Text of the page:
Author Note: Studying and writing about the book of Exodus has provided countless opportunities to consider how God reveals himself to his people. God offers revelation to the Israelites by establishing spiritual rhythms and practices for rest and celebration. Annual celebrations provide occasions to remember and reflect on the redemption and repair that God offers those he has chosen and desires to live in freedom. Studying the celebrations in the Torah allowed me to reflect on a new American national holiday, Juneteenth. The following excerpt from the forthcoming Journey to Freedom: Discovering the God of Deliverance, An Exodus Bible Study speaks to the complex nature of Juneteenth, a joyous celebration of Black freedom in the midst of ongoing systemic injustice.
The Dawn of a New Federal Holiday
On June 15, 2021, the United States Senate unanimously passed a bill to make Juneteenth a federal holiday. The Juneteenth National Independence Day Act passed the House, and President Joseph Biden signed it into law on June 17, 2021.
The bill signing was met with mixed emotions for several reasons. Some American citizens had never heard of the Juneteenth celebration, and therefore the action had no real significance and caused more questions than excitement. Other Americans continually expressed concern for the modern American government’s inability to work together on any bipartisan effort to make positive changes on behalf of American workers and their families amid a global pandemic, political unrest, economic uncertainty, and racial injustice.
On Not Getting What We Asked For
Many Black people were especially concerned and confused because, after years of increased racism and violence against Black bodies by the state, including the 2020 summer of global racial reckoning after George Floyd’s murder by a police officer in Minneapolis, Minnesota, a federal holiday was not the act of justice requested. For centuries, Black people have asked America to remove all forms of slavery, not double down on slavery by any other name:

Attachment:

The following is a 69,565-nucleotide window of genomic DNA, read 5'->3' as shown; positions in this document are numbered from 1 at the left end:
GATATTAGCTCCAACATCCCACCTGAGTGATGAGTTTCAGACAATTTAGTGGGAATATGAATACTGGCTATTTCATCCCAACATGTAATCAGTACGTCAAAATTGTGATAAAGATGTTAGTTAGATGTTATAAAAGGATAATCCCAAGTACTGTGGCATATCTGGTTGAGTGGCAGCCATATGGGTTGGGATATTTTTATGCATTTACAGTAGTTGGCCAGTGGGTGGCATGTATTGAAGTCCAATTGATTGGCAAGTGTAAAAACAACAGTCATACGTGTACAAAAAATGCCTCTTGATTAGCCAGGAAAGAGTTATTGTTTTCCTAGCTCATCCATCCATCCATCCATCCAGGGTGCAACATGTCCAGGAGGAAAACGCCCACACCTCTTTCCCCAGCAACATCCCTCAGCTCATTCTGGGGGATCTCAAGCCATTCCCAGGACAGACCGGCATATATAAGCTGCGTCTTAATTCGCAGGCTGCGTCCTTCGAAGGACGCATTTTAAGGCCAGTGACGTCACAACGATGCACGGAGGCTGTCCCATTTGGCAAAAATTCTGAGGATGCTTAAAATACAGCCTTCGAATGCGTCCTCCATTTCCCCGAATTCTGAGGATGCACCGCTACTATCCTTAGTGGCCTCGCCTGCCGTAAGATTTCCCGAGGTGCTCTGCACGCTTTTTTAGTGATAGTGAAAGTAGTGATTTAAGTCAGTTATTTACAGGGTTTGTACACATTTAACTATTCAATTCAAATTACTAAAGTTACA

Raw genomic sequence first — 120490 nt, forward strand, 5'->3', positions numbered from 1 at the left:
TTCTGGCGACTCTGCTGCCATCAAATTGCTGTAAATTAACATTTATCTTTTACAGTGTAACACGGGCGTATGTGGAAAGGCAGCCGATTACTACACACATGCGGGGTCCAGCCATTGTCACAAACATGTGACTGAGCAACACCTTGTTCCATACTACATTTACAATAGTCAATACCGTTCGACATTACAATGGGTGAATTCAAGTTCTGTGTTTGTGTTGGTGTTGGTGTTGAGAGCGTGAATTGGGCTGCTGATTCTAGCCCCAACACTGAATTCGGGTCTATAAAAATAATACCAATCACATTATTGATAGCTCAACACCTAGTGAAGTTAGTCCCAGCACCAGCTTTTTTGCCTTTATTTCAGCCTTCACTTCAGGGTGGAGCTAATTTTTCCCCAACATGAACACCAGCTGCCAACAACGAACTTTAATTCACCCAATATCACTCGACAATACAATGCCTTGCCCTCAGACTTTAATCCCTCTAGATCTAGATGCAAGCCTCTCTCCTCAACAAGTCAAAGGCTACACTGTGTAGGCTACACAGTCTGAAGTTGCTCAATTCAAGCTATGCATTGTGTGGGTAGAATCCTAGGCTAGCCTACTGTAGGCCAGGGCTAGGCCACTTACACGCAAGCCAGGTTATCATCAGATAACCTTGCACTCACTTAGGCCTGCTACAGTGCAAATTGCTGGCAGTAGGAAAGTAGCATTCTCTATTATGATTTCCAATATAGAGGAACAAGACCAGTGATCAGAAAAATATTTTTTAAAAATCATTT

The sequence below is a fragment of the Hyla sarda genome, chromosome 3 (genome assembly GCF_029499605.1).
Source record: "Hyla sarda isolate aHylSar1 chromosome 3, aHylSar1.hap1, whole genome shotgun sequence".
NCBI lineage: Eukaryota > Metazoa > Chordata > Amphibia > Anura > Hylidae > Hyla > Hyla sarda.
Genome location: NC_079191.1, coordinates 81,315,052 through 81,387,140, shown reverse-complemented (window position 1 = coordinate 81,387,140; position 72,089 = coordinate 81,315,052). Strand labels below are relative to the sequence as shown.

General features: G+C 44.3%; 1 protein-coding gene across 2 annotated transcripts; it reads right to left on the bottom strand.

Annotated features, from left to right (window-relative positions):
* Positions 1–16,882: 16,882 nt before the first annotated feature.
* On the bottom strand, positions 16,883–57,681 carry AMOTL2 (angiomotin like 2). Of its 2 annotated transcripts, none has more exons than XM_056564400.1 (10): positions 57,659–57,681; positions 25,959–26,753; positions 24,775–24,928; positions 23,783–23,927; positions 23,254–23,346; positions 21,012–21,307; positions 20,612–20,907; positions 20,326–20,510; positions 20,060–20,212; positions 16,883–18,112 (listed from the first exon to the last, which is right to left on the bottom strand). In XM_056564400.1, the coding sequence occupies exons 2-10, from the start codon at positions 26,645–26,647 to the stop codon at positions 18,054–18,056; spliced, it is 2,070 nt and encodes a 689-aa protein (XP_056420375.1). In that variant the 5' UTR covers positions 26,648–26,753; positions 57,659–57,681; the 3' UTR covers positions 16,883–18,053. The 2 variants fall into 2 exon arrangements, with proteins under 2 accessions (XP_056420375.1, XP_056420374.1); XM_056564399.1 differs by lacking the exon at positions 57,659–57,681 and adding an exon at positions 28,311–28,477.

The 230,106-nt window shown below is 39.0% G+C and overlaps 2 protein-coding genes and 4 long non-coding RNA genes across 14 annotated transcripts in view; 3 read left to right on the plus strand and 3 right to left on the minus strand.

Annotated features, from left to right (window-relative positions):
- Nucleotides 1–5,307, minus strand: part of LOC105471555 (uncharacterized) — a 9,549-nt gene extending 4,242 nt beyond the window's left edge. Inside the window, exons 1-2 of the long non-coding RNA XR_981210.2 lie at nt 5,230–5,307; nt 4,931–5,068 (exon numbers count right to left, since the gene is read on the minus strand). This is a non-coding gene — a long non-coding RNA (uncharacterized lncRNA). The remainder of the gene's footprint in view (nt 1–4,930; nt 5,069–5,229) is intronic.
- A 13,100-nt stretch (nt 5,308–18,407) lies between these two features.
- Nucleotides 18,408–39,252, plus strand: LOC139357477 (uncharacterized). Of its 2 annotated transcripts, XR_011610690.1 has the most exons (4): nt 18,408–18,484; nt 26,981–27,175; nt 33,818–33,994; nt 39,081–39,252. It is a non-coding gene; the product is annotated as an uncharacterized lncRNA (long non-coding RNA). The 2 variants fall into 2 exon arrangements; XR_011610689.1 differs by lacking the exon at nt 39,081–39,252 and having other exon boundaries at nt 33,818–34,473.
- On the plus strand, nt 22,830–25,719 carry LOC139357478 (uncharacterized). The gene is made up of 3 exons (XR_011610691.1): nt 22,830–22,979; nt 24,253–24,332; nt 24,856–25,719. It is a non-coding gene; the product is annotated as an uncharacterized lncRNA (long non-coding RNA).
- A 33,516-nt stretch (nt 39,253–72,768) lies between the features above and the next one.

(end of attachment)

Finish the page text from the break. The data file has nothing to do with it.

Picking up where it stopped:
- Black people have asked for equal access and opportunities to thrive (e.g., housing, education, equitable pay, health care, nutritious foods, voting rights).
- Black people have asked for reparations and for America to reconsider the ways that policing happens and for social services to be generously provided in traumatized Black communities.
Before it was a national holiday, Juneteenth (a combination of June and nineteenth, because that’s what Black people do) was a celebration honoring the day, June 19, 1865, that slaves in Galveston Bay, Texas, finally received news nearly two and a half years later that the Emancipation Proclamation of 1863 had taken effect. For some Black people, this day has always been an annual celebration, but for others it is new. You need to understand this about Black people: We celebrate “Black joy” in other ways. We know how to rejoice in our mourning, so we were going to do that anyway.You need to understand this about Black people: We celebrate 'Black joy' in other ways. We know how to rejoice in our mourning, so we were going to do that anyway. Click To Tweet
Making Juneteenth Matter for Good